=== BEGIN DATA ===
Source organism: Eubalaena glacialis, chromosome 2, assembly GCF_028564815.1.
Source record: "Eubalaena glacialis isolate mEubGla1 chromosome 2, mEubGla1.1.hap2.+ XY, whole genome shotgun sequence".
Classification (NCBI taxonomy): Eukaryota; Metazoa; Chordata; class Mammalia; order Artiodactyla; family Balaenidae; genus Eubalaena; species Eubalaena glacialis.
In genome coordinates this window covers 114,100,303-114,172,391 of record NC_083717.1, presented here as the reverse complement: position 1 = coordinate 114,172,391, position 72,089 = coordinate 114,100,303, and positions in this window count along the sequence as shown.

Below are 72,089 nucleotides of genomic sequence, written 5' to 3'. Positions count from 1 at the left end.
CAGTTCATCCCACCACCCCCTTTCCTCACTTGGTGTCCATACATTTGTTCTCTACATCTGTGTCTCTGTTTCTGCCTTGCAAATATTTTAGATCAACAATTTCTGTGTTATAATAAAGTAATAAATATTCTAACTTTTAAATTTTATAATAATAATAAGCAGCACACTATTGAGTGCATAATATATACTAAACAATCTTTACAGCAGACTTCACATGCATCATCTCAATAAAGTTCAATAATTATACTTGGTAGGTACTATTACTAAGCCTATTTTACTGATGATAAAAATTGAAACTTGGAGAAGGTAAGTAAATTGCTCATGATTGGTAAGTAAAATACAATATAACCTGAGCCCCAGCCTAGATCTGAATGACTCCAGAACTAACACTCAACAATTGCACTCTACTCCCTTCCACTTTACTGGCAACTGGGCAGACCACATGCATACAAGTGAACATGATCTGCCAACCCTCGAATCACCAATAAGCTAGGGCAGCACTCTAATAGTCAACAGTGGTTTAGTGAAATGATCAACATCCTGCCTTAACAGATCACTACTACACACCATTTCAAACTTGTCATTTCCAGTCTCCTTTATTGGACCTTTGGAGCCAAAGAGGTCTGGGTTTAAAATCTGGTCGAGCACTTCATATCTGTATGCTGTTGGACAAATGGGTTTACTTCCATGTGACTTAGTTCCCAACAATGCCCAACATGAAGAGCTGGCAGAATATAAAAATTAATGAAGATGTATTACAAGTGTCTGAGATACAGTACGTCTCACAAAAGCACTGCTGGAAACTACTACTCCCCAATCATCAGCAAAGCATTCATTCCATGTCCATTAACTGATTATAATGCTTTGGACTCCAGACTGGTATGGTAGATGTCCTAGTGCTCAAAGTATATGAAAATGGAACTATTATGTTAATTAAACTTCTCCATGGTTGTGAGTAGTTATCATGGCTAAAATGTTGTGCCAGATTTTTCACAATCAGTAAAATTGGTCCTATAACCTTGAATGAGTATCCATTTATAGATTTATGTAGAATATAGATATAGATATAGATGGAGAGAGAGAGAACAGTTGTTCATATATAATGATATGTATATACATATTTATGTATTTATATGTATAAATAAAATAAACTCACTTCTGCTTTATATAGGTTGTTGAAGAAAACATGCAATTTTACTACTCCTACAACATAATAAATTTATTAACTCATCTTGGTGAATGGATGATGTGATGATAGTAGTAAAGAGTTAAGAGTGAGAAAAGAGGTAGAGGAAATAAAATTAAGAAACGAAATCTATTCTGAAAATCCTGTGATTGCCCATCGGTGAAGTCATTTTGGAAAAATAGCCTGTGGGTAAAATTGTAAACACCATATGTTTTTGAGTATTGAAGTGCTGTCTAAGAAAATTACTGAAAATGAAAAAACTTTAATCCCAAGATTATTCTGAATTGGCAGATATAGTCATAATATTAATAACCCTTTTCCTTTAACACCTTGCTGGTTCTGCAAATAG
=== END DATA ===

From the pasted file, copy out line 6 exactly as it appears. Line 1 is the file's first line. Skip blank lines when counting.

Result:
CAGTTCATCCCACCACCCCCTTTCCTCACTTGGTGTCCATACATTTGTTCTCTACATCTGTGTCTCTGTTTCTGCCTTGCAAATATTTTAGATCAACAATTTCTGTGTTATAATAAAGTAATAAATATTCTAACTTTTAAATTTTATAATAATAATAAGCAGCACACTATTGAGTGCATAATATATACTAAACAATCTTTACAGCAGACTTCACATGCATCATCTCAATAAAGTTCAATAATTATACTTGGTAGGTACTATTACTAAGCCTATTTTACTGATGATAAAAATTGAAACTTGGAGAAGGTAAGTAAATTGCTCATGATTGGTAAGTAAAATACAATATAACCTGAGCCCCAGCCTAGATCTGAATGACTCCAGAACTAACACTCAACAATTGCACTCTACTCCCTTCCACTTTACTGGCAACTGGGCAGACCACATGCATACAAGTGAACATGATCTGCCAACCCTCGAATCACCAATAAGCTAGGGCAGCACTCTAATAGTCAACAGTGGTTTAGTGAAATGATCAACATCCTGCCTTAACAGATCACTACTACACACCATTTCAAACTTGTCATTTCCAGTCTCCTTTATTGGACCTTTGGAGCCAAAGAGGTCTGGGTTTAAAATCTGGTCGAGCACTTCATATCTGTATGCTGTTGGACAAATGGGTTTACTTCCATGTGACTTAGTTCCCAACAATGCCCAACATGAAGAGCTGGCAGAATATAAAAATTAATGAAGATGTATTACAAGTGTCTGAGATACAGTACGTCTCACAAAAGCACTGCTGGAAACTACTACTCCCCAATCATCAGCAAAGCATTCATTCCATGTCCATTAACTGATTATAATGCTTTGGACTCCAGACTGGTATGGTAGATGTCCTAGTGCTCAAAGTATATGAAAATGGAACTATTATGTTAATTAAACTTCTCCATGGTTGTGAGTAGTTATCATGGCTAAAATGTTGTGCCAGATTTTTCACAATCAGTAAAATTGGTCCTATAACCTTGAATGAGTATCCATTTATAGATTTATGTAGAATATAGATATAGATATAGATGGAGAGAGAGAGAACAGTTGTTCATATATAATGATATGTATATACATATTTATGTATTTATATGTATAAATAAAATAAACTCACTTCTGCTTTATATAGGTTGTTGAAGAAAACATGCAATTTTACTACTCCTACAACATAATAAATTTATTAACTCATCTTGGTGAATGGATGATGTGATGATAGTAGTAAAGAGTTAAGAGTGAGAAAAGAGGTAGAGGAAATAAAATTAAGAAACGAAATCTATTCTGAAAATCCTGTGATTGCCCATCGGTGAAGTCATTTTGGAAAAATAGCCTGTGGGTAAAATTGTAAACACCATATGTTTTTGAGTATTGAAGTGCTGTCTAAGAAAATTACTGAAAATGAAAAAACTTTAATCCCAAGATTATTCTGAATTGGCAGATATAGTCATAATATTAATAACCCTTTTCCTTTAACACCTTGCTGGTTCTGCAAATAG